Today, Philippe’s French Dipped Sandwich is the specialty of the house and consists of either roast beef, roast pork, leg of lamb, turkey or ham served on a freshly baked French roll, dipped in the natural gravy of the roasts. Swiss, American, Monterey Jack or blue cheese may be added.

French Dip Sandwich

Makes 8

1 (4-pound) beef rib-eye, sirloin or tenderloin roast

½ cup black pepper, coarsely ground

8 sturdy French rolls

Softened butter

Dipping sauce:

Beef juices from cooking pan

1 (10.5 ounce) can beef stock or beef broth

½ cup water

Salt and pepper, to taste

Preheat oven to 425 degrees.

Place beef roast on a rack in a shallow baking pan; firmly press pepper onto roast. Bake, uncovered, 30 to 45 minutes or until a cooking thermometer, in the thickest part of roast, registers 135 degrees. Remove from oven and transfer to a cutting board. Let stand 15 minutes before carving; slice beef thinly.

Reserve the beef juices and skim off all the fat. Pour into a medium saucepan. Prepare dipping sauce by combining all ingredients and gently heating.

For each sandwich: Cut French rolls in half and toast and butter each roll. Layer about ½ pound of sliced beef on bottom slice of each roll and top with top slices of rolls. Slice sandwiches in half and serve on individual plates with a small bowl (½ cup) of hot dipping sauce.

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This famous Creole creation from New Orleans was invented at The Central Grocery, which is still there. Marie Lupo Tusa, daughter of Central’s founder, tells the story of the sandwich’s origin in her 1980 cookbook, “Marie’s Melting Pot”:

“The muffuletta was created in the early 1900s when the Farmers’ Market was in the same area as the grocery. Most of the farmers who sold their produce there were Sicilian. Every day they used to come of my father’s grocery for lunch.

“They would order some salami, some ham, a piece of cheese, a little olive salad and either long braided Italian bread or round muffuletta bread. In typical Sicilian fashion, they ate everything separately. The farmers used to sit on crates or barrels and try to eat while precariously balancing their small trays covered with food on their knees. My father suggested that it would be easier for the farmers if he cut the bread and put everything on it like a sandwich, even if it was not typical Sicilian fashion. He experimented and found that the thicker, braided Italian bread was too hard to bite but the softer, round muffuletta was ideal for his sandwich. In very little time, the farmers came to merely ask for a ‘muffuletta’ for their lunch.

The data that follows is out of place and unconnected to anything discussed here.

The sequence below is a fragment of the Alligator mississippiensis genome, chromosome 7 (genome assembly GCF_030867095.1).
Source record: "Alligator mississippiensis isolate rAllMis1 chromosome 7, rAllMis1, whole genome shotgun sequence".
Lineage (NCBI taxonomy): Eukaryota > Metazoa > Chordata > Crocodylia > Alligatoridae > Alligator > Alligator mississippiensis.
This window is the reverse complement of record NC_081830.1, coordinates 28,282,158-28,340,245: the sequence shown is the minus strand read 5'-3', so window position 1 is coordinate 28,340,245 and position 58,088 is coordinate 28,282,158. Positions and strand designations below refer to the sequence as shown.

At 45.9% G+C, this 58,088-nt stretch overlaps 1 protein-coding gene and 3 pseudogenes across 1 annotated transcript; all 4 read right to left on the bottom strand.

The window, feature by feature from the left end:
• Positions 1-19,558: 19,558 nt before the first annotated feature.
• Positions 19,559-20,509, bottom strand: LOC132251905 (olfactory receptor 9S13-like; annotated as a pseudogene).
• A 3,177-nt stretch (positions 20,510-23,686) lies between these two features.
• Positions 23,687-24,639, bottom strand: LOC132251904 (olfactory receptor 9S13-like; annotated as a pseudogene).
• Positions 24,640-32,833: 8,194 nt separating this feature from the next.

Muffuletta Sandwich

Serves 2 to 4, depending on your appetite

1 round loaf Muffuletta bread or Mexican Torta bread, 10 inches or so in diameter

Extra-virgin olive oil, or juice from Olive Salad (recipe below)

2 ounces salami, thinly sliced

3 ounces Italian ham, thinly sliced

2 ounces sliced mortadella (4 - 6 slices)

3 ounces sliced Provolone cheese

Olive Salad (recipe follows)

Cut bread in half crosswise and scoop out about half the soft dough from top and bottom pieces to provide room for the sandwich ingredients. Brush the insides of loaf with olive oil or juice from the Olive Salad.

Layer salami, ham, mortadella and provolone cheese on bottom half. Top with as much Olive Salad as will fit without spilling out. Add top of loaf and press down slightly.

Slice in quarters and serve. Always serve the Muffuletta at room temperature and never toast the bread, according to Marie.

Olive Salad

Makes about 2 ½ cups

¾ cup green olives, pitted and coarsely chopped

¾ cup Kalamata olives, pitted and coarsely chopped

⅓ cup drained canned pimento, chopped

¼ cup celery, thinly sliced

2 large cloves garlic, thinly sliced

2 anchovy fillets, mashed and chopped

1 tablespoon drained capers

2 tablespoons parsley leaves, chopped

1 tablespoon fresh oregano, chopped

1 teaspoon freshly ground black pepper

⅔ cup extra-virgin olive oil

2 tablespoons red wine vinegar (or to taste)

Combine everything in a bowl. Cover and refrigerate for a day or more to allow the flavors to blend. Stir occasionally. Serve at room temperature.

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If you have ever lived in or near Louisville, Kentucky, you’ll know about this famous hot turkey sandwich which originated at the Brown Hotel in downtown Louisville. This recipe comes from Beverly Swetnam, whose grandfather got the original recipe from Chef Fred K. Schmidt, who created the sandwich in 1926.

She notes that “Chef Schmidt created this as a late-night menu item to serve guests that had been out late drinking and dancing. Something different from ham, bacon and eggs. You can find The Hot Brown on almost every menu in restaurants all over Kentucky, from the finest to the truck stops.”

Hot Brown

Makes 4 servings

4 slices of toast (good bread)

12 ounces sliced turkey

4 cups sauce (recipe follows)

¾ cup freshly grated Romano cheese, divided

8 slices half-cooked bacon

Paprika

To assemble: Trim toast and place on four ovenproof platters. Arrange turkey slices over the toast and divide sauce over each serving, covering turkey and toast completely. Sprinkle with Romano cheese and dust with paprika. Place two slices bacon in a X pattern on top. Place in a preheated 375-degree oven for 15 minutes or until Hot Brown is bubbly. Serve immediately.

Hot Brown Sauce

Makes about 4 cups

4 ounces butter

6 tablespoons flour

2 cups strong chicken broth

2 cups milk or half and half

6 tablespoons melting cheese of your choice, such as Jack

Salt and white pepper, to taste